But he points to the wave of publicity surrounding Ghana’s recent success in the Fifa World U-20 Championships as an example of how sport can work wonders for a small country’s image.

“One of the great things about sport is that we can use it to sell Ghana overseas, and also use it as a driving force to do business with other countries.”

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W’Cup Qualifiers: Will Nigeria, Ghana, Senegal Qualify?



The African World Cup qualifier draw was held in Cairo, Egypt, Tuesday night, which Nigeria fell into group C with Cape Verde, Central Africa Republic and Liberia.
Feelers from the Nigeria Football Federation (NFF) say jubilations are on following Nigeria pair with countries in the group.
The group seems to be an easy ride for Super Eagles to qualify at this preliminary group stage looking at the countries drawn with Nigeria, but football being what it is in recent times has no underdogs.
Generally, Football powers in Africa are celebrating as they were drawn with countries they felt they can overrun.
Defending Champions, Algeria, also see themselves as lucky as they are to lock horns with Burkina Faso, Niger and Djibouti in group A.
But group G and H seem to be the toughest groups as been speculated by football followers. Group G, comprise Ghana, South Africa, Zimbabwe and Ethiopia, while group H, have Senegal the country home of the reigning African best footballer, Sadio Mane, Congo, Namibia and Togo.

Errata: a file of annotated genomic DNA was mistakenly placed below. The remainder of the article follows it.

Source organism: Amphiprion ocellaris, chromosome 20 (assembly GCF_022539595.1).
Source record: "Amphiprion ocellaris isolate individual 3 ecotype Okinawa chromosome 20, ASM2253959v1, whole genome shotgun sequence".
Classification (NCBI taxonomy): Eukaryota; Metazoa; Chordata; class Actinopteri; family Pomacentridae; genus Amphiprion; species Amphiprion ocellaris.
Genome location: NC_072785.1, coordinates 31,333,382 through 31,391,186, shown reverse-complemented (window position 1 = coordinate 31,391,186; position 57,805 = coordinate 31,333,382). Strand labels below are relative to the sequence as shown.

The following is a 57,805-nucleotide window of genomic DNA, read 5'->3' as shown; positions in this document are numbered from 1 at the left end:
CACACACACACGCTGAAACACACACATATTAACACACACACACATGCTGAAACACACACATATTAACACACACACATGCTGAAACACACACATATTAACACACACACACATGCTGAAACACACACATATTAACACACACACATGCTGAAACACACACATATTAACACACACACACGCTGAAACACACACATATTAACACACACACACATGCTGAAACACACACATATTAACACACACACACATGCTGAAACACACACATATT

I have no doubt that there will be surprises as some of the football powers in Africa continent will be eliminated in this preliminary stage.
I want to say football has gone beyond winning on mass media and   mere big names; we are no longer living in past glories.
Liberia is not known as a football nation in Africa, but George Weah, now President of Liberia was the only African that has won world footballer of the year, same year Europe and African best.
The author is skeptical that some football nations will not see the light of the day if they did not prepare well.

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2022 W’Cup: Super Eagles Drawn Against Tricky Teams – Rohr



Head Coach of the Super Eagles, Gernot Rohr, has said that his team has been drawn against tricky teams, in the second round of Africa’s World Cup 2022 qualifiers.
Last Tuesday, Nigeria was paired with Cape Verde, Central African Republic and Liberia in Group C.
“We have three tricky opponents in Group C. A few years ago, Cape Verde were Africa’s best FIFA ranked team, CAR have some good players in Europe.